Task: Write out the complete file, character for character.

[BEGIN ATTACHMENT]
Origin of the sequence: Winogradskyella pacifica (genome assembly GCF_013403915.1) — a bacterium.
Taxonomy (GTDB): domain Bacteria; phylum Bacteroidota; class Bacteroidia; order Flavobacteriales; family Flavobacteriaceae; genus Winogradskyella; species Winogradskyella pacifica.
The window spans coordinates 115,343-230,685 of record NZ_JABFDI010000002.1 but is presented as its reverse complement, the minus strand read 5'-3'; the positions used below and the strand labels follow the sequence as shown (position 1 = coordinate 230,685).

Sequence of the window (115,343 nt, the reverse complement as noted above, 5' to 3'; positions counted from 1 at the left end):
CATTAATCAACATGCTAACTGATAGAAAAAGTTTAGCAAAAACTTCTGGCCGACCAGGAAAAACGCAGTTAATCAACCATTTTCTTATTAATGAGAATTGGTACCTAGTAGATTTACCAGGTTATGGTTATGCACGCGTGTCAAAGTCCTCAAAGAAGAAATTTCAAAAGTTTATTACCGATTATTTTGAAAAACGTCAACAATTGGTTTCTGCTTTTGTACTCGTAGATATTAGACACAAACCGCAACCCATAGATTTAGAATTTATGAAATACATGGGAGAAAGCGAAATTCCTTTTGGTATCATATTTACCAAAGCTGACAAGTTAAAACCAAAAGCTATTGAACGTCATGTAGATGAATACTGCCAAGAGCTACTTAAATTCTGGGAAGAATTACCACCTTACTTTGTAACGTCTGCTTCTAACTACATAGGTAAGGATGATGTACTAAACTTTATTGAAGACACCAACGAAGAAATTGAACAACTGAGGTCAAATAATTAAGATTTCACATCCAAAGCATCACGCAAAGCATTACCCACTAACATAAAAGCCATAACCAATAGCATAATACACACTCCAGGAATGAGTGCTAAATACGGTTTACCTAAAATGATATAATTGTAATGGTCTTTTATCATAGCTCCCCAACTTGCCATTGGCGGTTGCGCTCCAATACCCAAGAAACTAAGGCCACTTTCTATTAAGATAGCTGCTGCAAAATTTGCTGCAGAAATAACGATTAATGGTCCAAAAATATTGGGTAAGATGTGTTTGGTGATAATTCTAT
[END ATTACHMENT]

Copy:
Origin of the sequence: Winogradskyella pacifica (genome assembly GCF_013403915.1) — a bacterium.
Taxonomy (GTDB): domain Bacteria; phylum Bacteroidota; class Bacteroidia; order Flavobacteriales; family Flavobacteriaceae; genus Winogradskyella; species Winogradskyella pacifica.
The window spans coordinates 115,343-230,685 of record NZ_JABFDI010000002.1 but is presented as its reverse complement, the minus strand read 5'-3'; the positions used below and the strand labels follow the sequence as shown (position 1 = coordinate 230,685).

Sequence of the window (115,343 nt, the reverse complement as noted above, 5' to 3'; positions counted from 1 at the left end):
CATTAATCAACATGCTAACTGATAGAAAAAGTTTAGCAAAAACTTCTGGCCGACCAGGAAAAACGCAGTTAATCAACCATTTTCTTATTAATGAGAATTGGTACCTAGTAGATTTACCAGGTTATGGTTATGCACGCGTGTCAAAGTCCTCAAAGAAGAAATTTCAAAAGTTTATTACCGATTATTTTGAAAAACGTCAACAATTGGTTTCTGCTTTTGTACTCGTAGATATTAGACACAAACCGCAACCCATAGATTTAGAATTTATGAAATACATGGGAGAAAGCGAAATTCCTTTTGGTATCATATTTACCAAAGCTGACAAGTTAAAACCAAAAGCTATTGAACGTCATGTAGATGAATACTGCCAAGAGCTACTTAAATTCTGGGAAGAATTACCACCTTACTTTGTAACGTCTGCTTCTAACTACATAGGTAAGGATGATGTACTAAACTTTATTGAAGACACCAACGAAGAAATTGAACAACTGAGGTCAAATAATTAAGATTTCACATCCAAAGCATCACGCAAAGCATTACCCACTAACATAAAAGCCATAACCAATAGCATAATACACACTCCAGGAATGAGTGCTAAATACGGTTTACCTAAAATGATATAATTGTAATGGTCTTTTATCATAGCTCCCCAACTTGCCATTGGCGGTTGCGCTCCAATACCCAAGAAACTAAGGCCACTTTCTATTAAGATAGCTGCTGCAAAATTTGCTGCAGAAATAACGATTAATGGTCCAAAAATATTGGGTAAGATGTGTTTGGTGATAATTCTAT